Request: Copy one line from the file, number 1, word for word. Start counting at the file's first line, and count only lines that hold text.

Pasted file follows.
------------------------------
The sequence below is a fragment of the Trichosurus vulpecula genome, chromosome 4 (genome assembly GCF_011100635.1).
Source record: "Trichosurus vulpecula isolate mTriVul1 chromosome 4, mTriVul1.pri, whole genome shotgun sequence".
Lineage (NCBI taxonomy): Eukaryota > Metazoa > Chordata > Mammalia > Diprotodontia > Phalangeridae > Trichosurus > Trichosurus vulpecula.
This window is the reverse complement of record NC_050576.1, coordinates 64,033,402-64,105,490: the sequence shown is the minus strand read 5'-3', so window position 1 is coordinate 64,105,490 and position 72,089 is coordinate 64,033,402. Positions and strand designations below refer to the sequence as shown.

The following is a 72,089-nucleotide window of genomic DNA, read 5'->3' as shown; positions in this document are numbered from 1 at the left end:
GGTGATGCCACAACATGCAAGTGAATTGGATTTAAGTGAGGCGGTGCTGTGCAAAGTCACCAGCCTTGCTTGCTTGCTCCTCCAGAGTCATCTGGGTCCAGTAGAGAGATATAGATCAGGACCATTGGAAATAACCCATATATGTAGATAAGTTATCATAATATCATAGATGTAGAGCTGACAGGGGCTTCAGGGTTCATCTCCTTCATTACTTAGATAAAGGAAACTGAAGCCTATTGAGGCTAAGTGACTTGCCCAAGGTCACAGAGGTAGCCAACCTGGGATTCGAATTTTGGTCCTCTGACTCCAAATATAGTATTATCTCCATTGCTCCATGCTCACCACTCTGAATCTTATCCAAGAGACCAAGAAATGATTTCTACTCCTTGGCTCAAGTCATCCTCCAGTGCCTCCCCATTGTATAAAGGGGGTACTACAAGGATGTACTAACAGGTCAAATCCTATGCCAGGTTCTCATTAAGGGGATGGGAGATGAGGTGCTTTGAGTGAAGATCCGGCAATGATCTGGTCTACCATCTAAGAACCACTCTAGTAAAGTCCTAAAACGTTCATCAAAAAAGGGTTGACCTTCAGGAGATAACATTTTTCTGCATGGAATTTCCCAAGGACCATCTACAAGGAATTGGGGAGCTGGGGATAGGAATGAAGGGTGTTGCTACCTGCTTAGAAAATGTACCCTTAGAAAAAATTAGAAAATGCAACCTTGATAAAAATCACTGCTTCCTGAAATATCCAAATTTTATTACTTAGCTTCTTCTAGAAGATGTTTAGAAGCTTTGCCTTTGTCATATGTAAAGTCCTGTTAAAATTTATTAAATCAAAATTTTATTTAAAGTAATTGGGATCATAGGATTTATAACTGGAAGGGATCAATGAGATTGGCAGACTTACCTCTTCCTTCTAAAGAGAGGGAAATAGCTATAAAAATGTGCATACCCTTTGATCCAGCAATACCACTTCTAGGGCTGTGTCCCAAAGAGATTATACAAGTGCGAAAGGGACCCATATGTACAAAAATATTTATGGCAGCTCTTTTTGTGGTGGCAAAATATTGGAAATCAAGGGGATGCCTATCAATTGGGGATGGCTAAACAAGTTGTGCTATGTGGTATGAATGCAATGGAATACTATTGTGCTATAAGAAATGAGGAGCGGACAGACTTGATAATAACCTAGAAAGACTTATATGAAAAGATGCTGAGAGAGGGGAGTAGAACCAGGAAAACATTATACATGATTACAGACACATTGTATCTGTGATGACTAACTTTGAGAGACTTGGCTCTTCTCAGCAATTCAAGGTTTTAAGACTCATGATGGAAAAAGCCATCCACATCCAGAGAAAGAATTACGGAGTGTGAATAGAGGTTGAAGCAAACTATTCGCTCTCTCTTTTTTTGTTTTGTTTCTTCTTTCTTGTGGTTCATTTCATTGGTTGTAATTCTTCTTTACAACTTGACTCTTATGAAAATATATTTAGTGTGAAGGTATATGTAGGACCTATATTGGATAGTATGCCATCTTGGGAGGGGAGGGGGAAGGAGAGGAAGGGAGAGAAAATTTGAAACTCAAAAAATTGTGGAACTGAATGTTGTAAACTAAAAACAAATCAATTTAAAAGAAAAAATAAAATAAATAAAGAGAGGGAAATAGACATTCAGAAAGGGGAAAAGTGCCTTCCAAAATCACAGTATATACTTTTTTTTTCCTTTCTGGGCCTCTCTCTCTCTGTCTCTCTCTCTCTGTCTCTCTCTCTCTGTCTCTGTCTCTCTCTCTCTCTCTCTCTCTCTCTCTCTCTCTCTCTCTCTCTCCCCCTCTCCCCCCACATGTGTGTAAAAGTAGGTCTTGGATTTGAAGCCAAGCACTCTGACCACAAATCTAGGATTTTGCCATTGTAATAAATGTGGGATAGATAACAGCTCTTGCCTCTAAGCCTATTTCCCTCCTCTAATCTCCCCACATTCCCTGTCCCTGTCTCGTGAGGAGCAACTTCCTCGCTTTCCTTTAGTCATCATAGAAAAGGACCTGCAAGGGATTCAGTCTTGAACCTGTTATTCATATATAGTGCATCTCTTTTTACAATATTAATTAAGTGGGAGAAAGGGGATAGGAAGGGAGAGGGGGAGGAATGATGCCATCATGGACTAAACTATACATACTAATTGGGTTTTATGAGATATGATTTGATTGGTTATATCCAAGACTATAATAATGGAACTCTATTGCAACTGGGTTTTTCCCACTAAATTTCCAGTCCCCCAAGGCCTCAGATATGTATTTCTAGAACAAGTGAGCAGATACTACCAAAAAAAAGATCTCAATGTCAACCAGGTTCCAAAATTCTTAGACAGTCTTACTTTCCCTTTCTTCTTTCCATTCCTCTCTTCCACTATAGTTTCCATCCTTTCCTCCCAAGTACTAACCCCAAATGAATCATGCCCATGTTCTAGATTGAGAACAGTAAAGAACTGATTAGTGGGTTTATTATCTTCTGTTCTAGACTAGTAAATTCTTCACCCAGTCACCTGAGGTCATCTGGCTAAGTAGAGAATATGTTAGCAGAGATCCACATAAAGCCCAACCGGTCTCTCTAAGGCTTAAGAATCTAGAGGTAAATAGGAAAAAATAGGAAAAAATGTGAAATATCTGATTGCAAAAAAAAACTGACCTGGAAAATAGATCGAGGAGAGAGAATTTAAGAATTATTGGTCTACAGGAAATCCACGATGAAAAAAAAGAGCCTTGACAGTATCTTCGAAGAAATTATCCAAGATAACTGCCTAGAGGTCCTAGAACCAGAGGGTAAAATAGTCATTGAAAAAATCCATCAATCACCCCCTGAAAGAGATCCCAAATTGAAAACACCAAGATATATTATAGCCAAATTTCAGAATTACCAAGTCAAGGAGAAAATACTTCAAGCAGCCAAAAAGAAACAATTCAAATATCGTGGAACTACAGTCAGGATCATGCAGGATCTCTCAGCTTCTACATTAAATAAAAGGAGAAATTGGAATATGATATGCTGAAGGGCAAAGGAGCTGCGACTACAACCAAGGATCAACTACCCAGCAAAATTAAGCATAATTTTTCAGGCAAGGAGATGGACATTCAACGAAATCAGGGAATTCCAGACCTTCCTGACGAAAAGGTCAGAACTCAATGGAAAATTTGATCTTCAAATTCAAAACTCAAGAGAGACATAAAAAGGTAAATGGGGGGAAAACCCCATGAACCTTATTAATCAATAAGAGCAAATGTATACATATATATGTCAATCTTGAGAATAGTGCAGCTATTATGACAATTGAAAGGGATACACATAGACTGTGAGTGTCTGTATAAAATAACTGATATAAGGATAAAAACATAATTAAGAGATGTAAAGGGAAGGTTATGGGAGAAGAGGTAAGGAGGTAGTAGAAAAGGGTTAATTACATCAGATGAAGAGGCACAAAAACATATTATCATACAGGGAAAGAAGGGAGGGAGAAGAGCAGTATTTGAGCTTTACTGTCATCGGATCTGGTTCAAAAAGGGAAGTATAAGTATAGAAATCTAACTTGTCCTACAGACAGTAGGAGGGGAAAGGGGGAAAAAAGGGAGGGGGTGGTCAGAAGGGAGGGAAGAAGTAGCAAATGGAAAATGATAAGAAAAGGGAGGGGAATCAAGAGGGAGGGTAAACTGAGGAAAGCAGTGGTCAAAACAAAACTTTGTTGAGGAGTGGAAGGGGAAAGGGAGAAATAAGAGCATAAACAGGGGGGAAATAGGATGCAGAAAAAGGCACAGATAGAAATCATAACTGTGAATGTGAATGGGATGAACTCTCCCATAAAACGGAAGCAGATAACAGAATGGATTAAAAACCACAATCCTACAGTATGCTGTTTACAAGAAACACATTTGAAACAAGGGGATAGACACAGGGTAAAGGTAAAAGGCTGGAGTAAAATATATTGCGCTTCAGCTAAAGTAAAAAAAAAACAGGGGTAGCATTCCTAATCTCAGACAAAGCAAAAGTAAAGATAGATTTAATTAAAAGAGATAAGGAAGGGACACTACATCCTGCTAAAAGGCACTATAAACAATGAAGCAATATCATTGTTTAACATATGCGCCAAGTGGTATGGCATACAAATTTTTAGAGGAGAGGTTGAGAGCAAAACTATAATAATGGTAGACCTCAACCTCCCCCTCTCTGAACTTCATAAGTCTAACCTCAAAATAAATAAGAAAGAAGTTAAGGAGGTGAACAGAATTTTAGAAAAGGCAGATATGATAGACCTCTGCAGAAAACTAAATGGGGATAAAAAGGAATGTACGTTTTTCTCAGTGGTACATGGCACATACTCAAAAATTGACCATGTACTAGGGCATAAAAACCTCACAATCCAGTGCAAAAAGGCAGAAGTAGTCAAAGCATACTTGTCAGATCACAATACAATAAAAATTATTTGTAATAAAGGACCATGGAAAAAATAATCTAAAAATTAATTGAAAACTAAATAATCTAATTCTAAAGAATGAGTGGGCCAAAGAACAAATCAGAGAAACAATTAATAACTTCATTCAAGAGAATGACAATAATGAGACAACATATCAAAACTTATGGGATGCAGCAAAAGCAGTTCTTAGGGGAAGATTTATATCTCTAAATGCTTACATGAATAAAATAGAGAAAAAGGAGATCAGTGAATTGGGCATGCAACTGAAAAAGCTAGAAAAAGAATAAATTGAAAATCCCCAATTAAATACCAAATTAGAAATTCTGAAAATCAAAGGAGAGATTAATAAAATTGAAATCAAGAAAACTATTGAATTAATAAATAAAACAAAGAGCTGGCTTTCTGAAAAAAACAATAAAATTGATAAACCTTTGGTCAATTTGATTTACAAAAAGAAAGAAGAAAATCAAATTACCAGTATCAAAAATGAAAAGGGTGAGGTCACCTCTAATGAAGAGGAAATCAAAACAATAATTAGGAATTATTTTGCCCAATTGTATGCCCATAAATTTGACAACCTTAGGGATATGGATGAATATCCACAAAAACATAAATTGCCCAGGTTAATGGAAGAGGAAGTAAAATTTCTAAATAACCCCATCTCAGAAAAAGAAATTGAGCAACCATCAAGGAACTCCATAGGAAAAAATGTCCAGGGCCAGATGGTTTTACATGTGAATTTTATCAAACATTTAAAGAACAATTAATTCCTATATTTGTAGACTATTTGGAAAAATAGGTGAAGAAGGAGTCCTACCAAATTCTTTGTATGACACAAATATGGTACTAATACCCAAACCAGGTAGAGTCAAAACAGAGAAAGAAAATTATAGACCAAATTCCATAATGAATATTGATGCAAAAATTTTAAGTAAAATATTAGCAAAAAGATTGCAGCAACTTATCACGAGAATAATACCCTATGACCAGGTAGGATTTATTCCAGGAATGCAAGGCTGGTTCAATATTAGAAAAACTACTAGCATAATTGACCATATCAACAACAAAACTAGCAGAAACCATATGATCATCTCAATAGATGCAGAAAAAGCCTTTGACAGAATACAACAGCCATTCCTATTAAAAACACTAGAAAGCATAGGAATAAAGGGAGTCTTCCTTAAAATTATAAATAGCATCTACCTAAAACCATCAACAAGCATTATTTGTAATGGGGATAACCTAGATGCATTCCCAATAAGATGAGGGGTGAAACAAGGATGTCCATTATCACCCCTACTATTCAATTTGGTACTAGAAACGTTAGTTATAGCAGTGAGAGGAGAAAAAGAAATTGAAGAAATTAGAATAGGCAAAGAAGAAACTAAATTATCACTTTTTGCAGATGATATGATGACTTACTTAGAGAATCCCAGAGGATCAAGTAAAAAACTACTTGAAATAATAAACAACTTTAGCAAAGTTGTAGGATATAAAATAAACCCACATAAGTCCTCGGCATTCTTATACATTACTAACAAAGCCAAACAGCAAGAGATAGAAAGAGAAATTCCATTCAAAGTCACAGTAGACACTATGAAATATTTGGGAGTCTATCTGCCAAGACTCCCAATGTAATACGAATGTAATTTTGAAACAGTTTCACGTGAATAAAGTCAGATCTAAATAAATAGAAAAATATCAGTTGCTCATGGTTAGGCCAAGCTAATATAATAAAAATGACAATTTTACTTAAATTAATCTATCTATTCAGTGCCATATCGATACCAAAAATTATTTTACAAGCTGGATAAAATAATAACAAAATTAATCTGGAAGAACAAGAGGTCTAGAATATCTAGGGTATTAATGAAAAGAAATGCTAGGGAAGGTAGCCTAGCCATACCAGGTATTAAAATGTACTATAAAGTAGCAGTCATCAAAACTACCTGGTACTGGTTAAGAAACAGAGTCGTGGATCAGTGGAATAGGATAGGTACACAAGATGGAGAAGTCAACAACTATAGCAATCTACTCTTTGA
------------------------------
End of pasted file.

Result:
The sequence below is a fragment of the Trichosurus vulpecula genome, chromosome 4 (genome assembly GCF_011100635.1).